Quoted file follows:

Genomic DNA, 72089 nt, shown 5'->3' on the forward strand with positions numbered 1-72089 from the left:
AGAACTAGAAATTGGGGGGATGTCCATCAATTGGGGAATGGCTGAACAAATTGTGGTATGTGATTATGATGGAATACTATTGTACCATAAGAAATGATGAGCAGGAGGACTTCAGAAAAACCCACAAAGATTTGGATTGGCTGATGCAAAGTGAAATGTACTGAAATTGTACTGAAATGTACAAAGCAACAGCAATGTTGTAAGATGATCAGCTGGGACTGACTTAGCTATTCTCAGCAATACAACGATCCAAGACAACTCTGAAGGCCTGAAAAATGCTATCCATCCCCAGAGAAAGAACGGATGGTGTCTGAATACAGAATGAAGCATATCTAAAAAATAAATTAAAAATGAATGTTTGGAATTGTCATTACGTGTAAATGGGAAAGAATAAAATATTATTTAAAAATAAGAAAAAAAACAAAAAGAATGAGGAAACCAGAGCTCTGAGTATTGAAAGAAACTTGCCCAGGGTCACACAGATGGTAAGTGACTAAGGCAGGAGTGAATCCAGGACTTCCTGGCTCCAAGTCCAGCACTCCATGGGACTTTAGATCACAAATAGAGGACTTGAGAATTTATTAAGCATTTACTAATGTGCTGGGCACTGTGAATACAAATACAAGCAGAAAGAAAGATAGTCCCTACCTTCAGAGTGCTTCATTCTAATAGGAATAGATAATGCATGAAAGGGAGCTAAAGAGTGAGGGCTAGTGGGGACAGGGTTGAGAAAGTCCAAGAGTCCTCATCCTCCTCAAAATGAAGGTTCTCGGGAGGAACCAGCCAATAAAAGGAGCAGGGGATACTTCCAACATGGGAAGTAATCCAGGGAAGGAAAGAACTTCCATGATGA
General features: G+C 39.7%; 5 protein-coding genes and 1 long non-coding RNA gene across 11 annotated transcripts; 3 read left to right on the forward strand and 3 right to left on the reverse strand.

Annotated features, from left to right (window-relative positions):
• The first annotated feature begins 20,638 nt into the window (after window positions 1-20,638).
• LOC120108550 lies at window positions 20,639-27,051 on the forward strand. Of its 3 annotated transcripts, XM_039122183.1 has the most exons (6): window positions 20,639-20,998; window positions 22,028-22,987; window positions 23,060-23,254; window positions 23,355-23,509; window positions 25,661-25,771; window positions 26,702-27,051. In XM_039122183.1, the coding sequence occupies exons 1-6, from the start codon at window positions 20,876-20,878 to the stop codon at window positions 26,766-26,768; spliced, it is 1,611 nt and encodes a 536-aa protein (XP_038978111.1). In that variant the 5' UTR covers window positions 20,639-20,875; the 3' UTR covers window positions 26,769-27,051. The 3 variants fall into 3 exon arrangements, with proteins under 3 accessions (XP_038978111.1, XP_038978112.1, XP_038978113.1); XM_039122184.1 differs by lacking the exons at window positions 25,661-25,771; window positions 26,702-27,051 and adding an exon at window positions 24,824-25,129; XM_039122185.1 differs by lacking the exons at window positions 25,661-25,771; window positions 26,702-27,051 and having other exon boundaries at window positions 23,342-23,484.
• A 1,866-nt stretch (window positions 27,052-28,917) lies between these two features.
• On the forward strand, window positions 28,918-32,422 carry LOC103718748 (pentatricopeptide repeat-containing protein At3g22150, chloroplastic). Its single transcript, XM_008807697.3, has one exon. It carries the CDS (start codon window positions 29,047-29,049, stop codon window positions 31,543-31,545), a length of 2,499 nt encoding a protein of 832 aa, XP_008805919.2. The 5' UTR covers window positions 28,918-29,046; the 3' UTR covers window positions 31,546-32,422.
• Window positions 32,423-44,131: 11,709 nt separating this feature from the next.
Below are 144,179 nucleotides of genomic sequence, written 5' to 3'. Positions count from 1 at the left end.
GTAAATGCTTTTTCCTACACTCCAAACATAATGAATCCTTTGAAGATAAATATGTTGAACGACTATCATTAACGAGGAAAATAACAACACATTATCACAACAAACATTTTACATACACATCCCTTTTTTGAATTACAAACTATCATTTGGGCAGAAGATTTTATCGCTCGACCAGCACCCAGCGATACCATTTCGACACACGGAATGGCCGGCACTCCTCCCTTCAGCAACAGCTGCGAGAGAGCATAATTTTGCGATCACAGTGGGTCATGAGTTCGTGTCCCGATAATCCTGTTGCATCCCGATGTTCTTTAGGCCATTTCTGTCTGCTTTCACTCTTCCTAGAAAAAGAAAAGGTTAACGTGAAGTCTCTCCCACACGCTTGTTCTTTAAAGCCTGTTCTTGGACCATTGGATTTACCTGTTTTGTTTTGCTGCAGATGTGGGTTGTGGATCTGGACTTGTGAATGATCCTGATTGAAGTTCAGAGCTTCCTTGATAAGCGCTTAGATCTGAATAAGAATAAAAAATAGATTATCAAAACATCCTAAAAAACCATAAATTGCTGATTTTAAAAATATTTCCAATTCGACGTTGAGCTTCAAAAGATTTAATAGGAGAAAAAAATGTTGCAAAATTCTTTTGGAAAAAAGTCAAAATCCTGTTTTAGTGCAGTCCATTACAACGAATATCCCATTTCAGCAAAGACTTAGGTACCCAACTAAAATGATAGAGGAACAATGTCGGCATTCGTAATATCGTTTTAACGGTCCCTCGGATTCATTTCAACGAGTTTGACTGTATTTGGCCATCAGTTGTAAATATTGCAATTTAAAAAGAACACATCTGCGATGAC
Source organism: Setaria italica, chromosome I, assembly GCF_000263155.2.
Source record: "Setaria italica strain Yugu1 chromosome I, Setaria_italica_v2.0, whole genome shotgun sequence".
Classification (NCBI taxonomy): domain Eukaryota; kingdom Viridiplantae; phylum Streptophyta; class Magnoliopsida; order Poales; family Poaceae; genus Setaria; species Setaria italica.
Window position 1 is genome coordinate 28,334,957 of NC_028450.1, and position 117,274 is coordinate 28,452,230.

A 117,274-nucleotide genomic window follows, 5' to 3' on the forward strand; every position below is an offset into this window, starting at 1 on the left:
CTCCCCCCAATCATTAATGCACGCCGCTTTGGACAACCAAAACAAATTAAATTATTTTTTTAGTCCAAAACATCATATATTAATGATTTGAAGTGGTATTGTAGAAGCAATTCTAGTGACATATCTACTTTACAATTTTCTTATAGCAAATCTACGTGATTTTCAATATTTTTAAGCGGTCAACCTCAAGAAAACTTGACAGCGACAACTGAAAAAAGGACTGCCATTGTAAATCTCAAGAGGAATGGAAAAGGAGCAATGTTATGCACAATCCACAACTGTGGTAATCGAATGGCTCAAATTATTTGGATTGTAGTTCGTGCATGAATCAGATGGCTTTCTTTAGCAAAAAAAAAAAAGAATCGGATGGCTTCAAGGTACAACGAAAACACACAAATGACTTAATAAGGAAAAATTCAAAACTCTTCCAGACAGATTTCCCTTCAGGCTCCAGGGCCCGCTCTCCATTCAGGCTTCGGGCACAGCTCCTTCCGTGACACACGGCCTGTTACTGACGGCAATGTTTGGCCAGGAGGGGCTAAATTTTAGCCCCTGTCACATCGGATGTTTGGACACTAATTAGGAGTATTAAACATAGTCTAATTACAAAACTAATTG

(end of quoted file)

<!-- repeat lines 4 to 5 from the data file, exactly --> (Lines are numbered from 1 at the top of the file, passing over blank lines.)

Annotated features, from left to right (window-relative positions):
• The first annotated feature begins 20,638 nt into the window (after window positions 1-20,638).